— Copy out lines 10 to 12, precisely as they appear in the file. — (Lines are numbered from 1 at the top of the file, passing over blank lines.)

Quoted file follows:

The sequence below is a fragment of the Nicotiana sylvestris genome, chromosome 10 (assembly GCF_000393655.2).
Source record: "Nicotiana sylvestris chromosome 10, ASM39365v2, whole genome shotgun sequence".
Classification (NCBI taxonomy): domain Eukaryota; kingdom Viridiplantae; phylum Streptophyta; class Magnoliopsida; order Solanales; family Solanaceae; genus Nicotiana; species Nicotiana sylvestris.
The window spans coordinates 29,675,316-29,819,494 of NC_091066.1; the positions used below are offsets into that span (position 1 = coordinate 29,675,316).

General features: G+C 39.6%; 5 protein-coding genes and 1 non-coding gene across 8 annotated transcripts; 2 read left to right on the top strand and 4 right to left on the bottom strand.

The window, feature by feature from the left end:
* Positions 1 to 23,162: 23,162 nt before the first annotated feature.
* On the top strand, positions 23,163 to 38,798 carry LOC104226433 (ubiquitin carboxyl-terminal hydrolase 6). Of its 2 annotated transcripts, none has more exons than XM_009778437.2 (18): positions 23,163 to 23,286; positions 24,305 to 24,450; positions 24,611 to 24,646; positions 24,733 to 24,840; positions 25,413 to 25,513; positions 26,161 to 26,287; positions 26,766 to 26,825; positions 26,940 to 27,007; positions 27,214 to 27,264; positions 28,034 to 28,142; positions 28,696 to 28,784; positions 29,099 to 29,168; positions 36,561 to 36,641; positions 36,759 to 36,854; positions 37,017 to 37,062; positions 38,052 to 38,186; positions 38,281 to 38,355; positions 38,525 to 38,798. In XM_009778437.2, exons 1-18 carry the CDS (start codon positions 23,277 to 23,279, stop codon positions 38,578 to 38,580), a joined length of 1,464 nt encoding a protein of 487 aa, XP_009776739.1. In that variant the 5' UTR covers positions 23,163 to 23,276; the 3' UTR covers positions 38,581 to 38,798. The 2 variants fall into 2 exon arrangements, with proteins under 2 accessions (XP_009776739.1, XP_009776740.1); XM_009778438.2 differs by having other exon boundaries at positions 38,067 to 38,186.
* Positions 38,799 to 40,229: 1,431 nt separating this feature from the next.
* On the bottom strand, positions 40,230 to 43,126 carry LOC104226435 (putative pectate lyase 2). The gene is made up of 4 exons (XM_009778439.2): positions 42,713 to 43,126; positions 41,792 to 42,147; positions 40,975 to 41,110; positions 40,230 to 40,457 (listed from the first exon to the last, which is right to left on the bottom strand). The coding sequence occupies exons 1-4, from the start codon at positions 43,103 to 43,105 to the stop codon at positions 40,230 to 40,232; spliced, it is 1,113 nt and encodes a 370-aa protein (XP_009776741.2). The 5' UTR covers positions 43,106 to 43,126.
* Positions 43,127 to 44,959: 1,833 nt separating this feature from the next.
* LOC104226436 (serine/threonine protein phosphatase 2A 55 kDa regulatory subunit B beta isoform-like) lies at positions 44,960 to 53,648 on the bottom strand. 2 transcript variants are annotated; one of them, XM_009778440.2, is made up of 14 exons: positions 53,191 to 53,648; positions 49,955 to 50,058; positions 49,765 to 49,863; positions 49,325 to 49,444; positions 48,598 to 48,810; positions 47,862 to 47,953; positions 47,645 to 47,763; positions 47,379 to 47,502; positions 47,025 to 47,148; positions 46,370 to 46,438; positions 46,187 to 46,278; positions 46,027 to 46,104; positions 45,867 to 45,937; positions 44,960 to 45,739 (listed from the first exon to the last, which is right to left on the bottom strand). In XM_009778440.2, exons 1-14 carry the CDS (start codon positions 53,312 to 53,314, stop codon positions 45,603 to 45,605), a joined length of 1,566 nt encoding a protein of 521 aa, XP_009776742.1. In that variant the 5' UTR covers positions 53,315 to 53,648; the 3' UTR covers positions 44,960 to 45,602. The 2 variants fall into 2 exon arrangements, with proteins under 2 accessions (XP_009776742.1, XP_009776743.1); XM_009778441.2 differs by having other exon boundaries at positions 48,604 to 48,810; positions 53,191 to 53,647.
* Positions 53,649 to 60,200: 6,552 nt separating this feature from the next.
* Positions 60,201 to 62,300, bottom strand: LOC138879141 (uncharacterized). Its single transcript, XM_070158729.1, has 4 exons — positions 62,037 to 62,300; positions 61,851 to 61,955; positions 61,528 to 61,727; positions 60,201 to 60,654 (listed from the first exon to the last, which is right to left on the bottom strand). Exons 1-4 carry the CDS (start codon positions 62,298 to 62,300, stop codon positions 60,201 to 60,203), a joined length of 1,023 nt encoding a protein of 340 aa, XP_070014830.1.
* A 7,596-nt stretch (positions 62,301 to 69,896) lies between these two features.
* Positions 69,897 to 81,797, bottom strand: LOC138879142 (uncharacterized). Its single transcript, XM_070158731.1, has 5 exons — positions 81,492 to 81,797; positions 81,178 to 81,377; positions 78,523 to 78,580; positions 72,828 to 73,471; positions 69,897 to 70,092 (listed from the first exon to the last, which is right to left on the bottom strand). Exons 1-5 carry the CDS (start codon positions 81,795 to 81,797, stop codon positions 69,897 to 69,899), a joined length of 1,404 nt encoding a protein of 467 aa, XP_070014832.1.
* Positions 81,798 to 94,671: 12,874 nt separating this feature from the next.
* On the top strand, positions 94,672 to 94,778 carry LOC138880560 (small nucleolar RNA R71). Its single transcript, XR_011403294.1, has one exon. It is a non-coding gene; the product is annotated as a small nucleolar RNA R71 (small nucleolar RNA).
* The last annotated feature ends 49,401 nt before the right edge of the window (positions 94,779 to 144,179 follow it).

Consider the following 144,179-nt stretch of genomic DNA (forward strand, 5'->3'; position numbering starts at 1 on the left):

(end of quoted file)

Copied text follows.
* On the bottom strand, positions 40,230 to 43,126 carry LOC104226435 (putative pectate lyase 2). The gene is made up of 4 exons (XM_009778439.2): positions 42,713 to 43,126; positions 41,792 to 42,147; positions 40,975 to 41,110; positions 40,230 to 40,457 (listed from the first exon to the last, which is right to left on the bottom strand). The coding sequence occupies exons 1-4, from the start codon at positions 43,103 to 43,105 to the stop codon at positions 40,230 to 40,232; spliced, it is 1,113 nt and encodes a 370-aa protein (XP_009776741.2). The 5' UTR covers positions 43,106 to 43,126.
* Positions 43,127 to 44,959: 1,833 nt separating this feature from the next.
* LOC104226436 (serine/threonine protein phosphatase 2A 55 kDa regulatory subunit B beta isoform-like) lies at positions 44,960 to 53,648 on the bottom strand. 2 transcript variants are annotated; one of them, XM_009778440.2, is made up of 14 exons: positions 53,191 to 53,648; positions 49,955 to 50,058; positions 49,765 to 49,863; positions 49,325 to 49,444; positions 48,598 to 48,810; positions 47,862 to 47,953; positions 47,645 to 47,763; positions 47,379 to 47,502; positions 47,025 to 47,148; positions 46,370 to 46,438; positions 46,187 to 46,278; positions 46,027 to 46,104; positions 45,867 to 45,937; positions 44,960 to 45,739 (listed from the first exon to the last, which is right to left on the bottom strand). In XM_009778440.2, exons 1-14 carry the CDS (start codon positions 53,312 to 53,314, stop codon positions 45,603 to 45,605), a joined length of 1,566 nt encoding a protein of 521 aa, XP_009776742.1. In that variant the 5' UTR covers positions 53,315 to 53,648; the 3' UTR covers positions 44,960 to 45,602. The 2 variants fall into 2 exon arrangements, with proteins under 2 accessions (XP_009776742.1, XP_009776743.1); XM_009778441.2 differs by having other exon boundaries at positions 48,604 to 48,810; positions 53,191 to 53,647.